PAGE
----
(CN) – Plagued by a spate of setbacks and a federal government hostile to its mission, the California High-Speed Rail Authority was desperate for some good news.
It received a modest bit Thursday, with the Federal Railroad Administration announcing it will allow the high-speed rail authority to take the lead for all environmental analysis throughout the rail system.
The announcement may appear like a formality, but given the tendency of the Trump administration to fight the nation’s largest infrastructure project by any means necessary – including by trying to claw back distributed grants – the ability to handle environmental review ranks as a small but substantial victory.
“We’ve lost valuable time waiting with the FRA’s disengagement, so I am very thankful for this action, and I am hopeful this step is the beginning of a more collaborative and cooperative relationship prospectively,” said rail authority CEO Brian Kelly. “We both gain from a strong partnership.”
The Trump administration announced in February it would take back nearly $1 billion in federal grants, saying California had failed to meet its obligations for the grant distributions.
At the time, Governor Gavin Newsom said the move was “clear political retribution” for California’s multifront resistance to a slew of Trump policies related to immigration and the environment.
California has since sued the federal government, saying the clawback of the funds is illegal. The matter is pending in federal court in San Francisco.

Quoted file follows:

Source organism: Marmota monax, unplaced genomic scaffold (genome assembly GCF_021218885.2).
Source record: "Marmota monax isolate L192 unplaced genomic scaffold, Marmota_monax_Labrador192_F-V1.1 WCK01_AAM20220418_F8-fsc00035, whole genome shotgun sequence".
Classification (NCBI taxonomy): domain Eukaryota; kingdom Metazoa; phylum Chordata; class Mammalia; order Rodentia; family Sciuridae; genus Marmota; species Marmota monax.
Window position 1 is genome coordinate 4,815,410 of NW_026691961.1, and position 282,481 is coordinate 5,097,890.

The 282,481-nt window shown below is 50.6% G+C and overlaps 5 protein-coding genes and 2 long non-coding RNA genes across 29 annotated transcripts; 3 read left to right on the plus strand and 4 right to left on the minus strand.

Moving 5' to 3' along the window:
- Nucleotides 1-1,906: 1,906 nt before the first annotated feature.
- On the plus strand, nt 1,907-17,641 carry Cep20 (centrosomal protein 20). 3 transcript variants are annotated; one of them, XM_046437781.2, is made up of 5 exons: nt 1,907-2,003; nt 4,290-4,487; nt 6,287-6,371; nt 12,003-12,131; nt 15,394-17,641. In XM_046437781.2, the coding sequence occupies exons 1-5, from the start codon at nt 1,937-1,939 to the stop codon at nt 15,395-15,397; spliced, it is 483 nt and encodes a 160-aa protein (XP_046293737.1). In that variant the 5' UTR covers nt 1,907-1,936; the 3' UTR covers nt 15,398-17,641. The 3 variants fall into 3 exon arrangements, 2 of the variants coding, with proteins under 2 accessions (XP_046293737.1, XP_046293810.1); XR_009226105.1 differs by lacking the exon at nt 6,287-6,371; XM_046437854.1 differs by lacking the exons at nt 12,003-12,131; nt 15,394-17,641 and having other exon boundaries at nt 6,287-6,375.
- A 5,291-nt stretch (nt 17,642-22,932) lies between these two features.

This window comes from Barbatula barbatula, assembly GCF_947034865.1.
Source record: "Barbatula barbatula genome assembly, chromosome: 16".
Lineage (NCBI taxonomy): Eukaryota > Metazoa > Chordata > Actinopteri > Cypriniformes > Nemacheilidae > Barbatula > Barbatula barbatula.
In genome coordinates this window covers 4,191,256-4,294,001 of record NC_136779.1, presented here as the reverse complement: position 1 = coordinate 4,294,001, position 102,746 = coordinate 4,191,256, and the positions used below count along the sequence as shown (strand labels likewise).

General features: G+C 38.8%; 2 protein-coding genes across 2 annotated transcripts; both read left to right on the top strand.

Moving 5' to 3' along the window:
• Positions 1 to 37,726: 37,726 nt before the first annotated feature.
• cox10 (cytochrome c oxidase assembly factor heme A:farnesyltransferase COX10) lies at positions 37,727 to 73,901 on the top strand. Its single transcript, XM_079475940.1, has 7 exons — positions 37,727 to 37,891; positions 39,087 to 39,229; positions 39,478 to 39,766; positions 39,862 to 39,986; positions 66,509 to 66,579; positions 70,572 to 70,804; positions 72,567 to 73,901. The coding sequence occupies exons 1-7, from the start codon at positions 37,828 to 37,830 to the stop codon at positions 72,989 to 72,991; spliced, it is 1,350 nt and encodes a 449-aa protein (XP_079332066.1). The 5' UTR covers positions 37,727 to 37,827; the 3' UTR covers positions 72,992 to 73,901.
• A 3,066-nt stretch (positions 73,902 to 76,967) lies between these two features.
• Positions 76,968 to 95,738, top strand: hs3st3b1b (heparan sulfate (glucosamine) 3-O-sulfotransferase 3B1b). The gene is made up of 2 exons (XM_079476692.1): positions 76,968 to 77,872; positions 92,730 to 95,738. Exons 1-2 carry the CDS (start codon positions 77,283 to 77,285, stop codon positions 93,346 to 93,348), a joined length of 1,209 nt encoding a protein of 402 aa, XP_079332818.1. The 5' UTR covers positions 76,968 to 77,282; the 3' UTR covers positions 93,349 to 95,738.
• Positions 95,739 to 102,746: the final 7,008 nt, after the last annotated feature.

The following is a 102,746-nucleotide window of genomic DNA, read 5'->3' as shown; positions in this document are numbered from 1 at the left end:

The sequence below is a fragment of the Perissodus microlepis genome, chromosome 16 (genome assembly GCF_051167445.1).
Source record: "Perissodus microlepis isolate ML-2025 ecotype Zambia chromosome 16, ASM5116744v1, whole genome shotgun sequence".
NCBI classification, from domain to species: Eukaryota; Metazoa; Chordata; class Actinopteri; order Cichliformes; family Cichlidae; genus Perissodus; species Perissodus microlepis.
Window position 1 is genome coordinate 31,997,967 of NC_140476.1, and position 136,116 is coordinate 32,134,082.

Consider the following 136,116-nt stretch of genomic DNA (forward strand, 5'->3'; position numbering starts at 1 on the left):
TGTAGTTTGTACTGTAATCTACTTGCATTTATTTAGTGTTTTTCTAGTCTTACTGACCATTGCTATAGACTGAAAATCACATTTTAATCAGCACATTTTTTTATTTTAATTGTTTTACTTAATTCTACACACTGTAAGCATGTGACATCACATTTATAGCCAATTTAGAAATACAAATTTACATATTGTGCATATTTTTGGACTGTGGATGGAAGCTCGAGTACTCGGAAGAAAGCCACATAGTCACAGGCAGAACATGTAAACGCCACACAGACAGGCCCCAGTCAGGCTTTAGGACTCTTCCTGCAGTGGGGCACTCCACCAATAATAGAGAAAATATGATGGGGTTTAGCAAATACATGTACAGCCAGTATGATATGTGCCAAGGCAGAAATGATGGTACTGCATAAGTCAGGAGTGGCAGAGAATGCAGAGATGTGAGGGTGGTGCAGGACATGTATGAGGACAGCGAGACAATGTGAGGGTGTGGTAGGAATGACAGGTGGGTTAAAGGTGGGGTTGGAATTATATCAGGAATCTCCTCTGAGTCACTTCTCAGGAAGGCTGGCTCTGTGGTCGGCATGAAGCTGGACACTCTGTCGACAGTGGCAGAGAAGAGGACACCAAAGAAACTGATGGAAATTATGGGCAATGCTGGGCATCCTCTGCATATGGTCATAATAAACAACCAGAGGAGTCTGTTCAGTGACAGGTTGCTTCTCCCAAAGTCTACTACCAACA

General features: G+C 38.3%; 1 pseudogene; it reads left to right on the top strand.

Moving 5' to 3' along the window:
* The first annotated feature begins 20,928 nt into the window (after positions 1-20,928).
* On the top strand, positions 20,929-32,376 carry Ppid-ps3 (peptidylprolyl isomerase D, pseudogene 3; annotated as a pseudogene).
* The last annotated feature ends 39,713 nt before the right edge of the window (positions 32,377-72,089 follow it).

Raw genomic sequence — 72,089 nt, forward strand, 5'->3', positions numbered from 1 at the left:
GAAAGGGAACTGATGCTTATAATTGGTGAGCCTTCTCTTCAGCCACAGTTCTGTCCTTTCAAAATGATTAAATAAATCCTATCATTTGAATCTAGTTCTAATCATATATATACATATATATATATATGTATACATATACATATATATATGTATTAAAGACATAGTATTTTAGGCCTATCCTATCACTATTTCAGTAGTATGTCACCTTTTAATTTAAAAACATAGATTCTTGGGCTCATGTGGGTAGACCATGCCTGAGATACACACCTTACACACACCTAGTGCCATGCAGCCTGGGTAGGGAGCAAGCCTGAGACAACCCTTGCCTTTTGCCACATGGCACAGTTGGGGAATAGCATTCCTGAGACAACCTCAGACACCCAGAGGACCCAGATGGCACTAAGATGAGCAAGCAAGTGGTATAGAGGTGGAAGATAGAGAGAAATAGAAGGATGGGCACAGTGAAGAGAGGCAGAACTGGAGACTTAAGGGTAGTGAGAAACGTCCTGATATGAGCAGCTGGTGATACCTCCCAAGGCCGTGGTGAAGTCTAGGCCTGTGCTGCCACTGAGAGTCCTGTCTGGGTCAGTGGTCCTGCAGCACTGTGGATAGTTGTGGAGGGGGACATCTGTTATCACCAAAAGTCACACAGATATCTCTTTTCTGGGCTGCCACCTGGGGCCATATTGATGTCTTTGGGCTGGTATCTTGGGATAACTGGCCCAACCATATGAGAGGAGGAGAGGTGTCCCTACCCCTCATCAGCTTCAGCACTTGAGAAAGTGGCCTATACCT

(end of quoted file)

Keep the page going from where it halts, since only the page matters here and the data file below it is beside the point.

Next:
The rail authority said Thursday a cooperative stance from the federal government on environmental analysis will allow the state to review the entire proposed line from San Francisco to Los Angeles.
Phase 1 of the project has long promised to connect the two coastal metropolises with trains capable of reaching 220 miles per hour, but Newsom said in his first major speech as governor that the project should be scaled back for the time being to focus on finishing a stretch of track in the Central Valley from Merced to Bakersfield.
However, the governor did promise to undertake environmental review for the entire stretch of track, a costly and imperative part of the process for the project.
Thursday’s announcement by the federal government puts the state one step closer to accomplishing that.
“The ability for us to conduct this environmental review and move the project forward will enable momentum and continued progress on this transformative mobility project,” said David Kim, California State Transportation Agency secretary.
The project has been beset by a series of cost overruns and delays. Initially expected to cost $33 billion, the price tag is now around $77 billion. The new estimate for when trains will connect LA and San Francisco is 2033.